Post SAPL recovery plan: Hello, I’ve had SAPL on my... - LSN


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Post SAPL recovery plan



I’ve had SAPL on my right leg a few weeks ago. I have primary in my right leg that showed up 9 years ago. While the surgery went well, I realized that the post surgery recovery plan is not as defined as it should be.

I had custom compression made pre surgery based off the measurements of my good leg. But my operated thigh is smaller than the good one now so the legging is loose on the thigh. Also, the compression in the ankle is so tight that a vein in my ankle inflamed. Because of this I’ve had to wear off the shelf compression that fits better. Two weeks later my leg looks almost healed but the pain in my foot has worsened. I definitely was not expecting the intense foot pain (and I never had swelling in my foot pre surgery).

I’ve heard other people get bandaging after SAPL. I’m wondering if this would have helped.

What have others post op plans looked like?

9 Replies

It could be that your foot is painful and has swelled because the compression on your ankle is too tight. Who was your surgeon and where are you based? Could you go back to the clinic where you had it done for advice aftercare? The right compression very important for long term good results :)

I had SAPL on my left leg in 2018. I did not wear a stocking and had to bandage my leg for a few weeks after. This protocol was followed due to the multiple incisions throughout my leg that required dressing changes. I was fitted with a custom flat knit thigh high after healing. Also, it would have been extremely painful to put on and take off a compression garment during this time. I did have pain in my foot and all around my ankle, especially the front of my ankle and top of my foot. This seemed to be due to an incision at the front of my ankle that took a little longer to heal. The foot pain was attributed to the 23/7 compression inflaming nerves. This eventually went away. I also wear a toe cap to minimize any swelling in my toes.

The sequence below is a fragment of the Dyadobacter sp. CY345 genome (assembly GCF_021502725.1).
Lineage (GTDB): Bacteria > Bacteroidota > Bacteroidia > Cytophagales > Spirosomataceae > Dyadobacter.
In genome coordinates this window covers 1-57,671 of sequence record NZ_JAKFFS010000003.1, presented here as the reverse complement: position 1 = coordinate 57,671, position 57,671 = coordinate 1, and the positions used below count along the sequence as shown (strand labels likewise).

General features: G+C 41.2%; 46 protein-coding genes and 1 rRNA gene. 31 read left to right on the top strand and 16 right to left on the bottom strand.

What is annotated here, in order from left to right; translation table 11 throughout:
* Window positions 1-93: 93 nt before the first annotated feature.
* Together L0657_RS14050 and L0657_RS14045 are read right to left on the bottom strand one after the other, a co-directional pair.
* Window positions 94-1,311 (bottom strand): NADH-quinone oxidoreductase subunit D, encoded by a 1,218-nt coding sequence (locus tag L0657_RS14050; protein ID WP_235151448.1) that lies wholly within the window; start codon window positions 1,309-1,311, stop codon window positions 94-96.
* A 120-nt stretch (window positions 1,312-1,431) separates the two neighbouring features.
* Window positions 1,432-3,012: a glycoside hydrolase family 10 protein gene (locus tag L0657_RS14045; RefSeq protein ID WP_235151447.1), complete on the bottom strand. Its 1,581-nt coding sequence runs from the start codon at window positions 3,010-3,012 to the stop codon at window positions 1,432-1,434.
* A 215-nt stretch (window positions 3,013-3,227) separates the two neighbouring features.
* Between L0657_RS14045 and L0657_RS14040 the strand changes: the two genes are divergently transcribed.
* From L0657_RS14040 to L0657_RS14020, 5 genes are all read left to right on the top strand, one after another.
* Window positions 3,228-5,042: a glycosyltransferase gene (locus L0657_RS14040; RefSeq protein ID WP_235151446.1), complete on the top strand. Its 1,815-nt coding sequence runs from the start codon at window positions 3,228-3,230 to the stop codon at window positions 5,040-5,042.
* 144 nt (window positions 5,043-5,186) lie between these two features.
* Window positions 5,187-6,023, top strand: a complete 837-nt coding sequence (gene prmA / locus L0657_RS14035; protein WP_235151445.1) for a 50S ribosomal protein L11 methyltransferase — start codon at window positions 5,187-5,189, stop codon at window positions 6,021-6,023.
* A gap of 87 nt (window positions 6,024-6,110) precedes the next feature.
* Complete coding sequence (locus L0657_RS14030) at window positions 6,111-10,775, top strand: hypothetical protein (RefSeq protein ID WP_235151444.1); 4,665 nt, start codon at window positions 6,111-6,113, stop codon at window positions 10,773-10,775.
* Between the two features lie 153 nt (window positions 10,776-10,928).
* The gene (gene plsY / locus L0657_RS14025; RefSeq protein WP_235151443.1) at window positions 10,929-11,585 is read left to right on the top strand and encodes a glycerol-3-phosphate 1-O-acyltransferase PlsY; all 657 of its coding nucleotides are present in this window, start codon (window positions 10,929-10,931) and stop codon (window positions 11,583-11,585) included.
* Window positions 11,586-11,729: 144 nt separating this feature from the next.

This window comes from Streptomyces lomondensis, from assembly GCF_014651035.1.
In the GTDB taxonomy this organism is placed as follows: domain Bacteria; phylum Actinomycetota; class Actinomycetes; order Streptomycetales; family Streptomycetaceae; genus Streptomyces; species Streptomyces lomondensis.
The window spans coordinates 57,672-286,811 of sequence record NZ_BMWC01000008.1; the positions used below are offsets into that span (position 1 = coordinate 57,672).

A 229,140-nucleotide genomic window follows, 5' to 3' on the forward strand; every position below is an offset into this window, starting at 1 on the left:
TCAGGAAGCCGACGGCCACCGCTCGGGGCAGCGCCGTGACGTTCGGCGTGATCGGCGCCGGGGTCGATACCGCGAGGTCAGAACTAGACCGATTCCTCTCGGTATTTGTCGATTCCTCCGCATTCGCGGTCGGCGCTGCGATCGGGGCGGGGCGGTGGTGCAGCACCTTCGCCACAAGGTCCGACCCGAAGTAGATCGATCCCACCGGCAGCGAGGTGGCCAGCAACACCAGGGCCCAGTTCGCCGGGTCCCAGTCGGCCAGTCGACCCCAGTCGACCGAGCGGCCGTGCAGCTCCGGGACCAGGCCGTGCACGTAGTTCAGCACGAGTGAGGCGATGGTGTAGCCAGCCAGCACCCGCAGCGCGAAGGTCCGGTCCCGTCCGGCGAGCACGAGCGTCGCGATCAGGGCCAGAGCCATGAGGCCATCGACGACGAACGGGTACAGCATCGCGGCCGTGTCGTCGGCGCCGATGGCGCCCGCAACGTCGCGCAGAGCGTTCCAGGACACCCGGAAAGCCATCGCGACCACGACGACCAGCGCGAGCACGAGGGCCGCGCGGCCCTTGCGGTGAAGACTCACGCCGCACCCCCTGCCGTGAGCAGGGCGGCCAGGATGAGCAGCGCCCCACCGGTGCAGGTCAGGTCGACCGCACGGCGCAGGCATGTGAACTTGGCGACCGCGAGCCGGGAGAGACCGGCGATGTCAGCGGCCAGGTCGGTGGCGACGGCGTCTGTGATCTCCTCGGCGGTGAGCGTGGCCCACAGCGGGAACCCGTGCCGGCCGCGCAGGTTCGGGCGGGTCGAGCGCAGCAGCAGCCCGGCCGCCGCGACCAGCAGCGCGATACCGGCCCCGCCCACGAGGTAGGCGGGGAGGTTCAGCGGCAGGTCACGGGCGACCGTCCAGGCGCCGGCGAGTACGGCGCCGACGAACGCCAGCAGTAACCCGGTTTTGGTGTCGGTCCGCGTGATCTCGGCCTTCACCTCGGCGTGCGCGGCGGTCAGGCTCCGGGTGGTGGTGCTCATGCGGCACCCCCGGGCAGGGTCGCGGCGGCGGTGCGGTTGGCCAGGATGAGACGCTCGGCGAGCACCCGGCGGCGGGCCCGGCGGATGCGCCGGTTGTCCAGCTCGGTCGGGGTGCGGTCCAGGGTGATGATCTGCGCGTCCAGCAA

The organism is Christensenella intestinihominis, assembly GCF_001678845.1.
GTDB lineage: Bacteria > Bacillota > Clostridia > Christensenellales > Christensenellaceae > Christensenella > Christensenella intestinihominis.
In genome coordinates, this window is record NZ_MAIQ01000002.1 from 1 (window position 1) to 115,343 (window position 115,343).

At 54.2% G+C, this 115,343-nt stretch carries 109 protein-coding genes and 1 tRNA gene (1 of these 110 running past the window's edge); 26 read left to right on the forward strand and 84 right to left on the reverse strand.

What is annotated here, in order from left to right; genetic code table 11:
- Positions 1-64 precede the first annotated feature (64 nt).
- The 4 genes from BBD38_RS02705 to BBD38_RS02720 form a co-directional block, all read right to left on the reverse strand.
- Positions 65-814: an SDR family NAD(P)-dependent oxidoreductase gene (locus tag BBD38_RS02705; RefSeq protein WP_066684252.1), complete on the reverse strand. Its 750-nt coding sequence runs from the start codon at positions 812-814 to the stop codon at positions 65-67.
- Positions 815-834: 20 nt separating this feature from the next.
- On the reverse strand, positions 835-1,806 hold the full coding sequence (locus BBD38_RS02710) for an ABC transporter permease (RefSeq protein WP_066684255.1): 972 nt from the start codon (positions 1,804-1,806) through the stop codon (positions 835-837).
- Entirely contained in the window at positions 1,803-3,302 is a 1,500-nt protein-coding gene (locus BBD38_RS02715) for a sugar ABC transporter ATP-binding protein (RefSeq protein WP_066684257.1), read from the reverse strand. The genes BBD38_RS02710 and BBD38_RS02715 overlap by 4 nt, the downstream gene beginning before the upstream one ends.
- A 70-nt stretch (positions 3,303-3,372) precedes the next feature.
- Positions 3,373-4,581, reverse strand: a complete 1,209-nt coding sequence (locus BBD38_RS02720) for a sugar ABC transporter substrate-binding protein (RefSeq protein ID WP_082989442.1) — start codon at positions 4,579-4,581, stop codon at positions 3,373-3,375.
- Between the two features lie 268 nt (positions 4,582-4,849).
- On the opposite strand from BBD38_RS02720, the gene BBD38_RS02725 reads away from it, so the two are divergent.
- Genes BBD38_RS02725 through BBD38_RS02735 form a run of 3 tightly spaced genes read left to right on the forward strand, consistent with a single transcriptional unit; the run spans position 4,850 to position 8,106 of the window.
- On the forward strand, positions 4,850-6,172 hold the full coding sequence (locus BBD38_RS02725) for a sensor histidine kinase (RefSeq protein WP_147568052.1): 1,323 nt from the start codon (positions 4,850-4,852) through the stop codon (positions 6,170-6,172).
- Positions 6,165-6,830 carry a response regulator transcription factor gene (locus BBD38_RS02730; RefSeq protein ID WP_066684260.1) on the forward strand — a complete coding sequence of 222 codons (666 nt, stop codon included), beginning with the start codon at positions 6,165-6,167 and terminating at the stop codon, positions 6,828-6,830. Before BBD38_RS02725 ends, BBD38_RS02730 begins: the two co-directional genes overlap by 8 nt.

Thank you for your response. Like you said, it is likely a compression issue. Unfortunately, the replacement custom-made compression took a couple of weeks - it arrived a day ago but the toe caps didn’t arrive with it. Apparently, the toe caps are an essential piece as the pressure will continue to build up in my foot without it. So, I have to keep waiting.

The closest incision to my ankle was 4 inches away and that one healed very quickly. The rest of my leg looks great but the foot pain is almost unbearable.

I go to see my therapist in 2 days and am hoping for an interim solution.

Hello, I was measured right after surgery for custom garments and wrapped until they came in. I wore a class 3 with a class 2 everyday for a year taking class 2 off at night for sleep. After a year went to just a class 3. It sound to me as though you should be remeasured. If garments are to tight they can cause swelling. To loose and they don't help. Also important to be remeasured every 4 months for new pair. Good luck.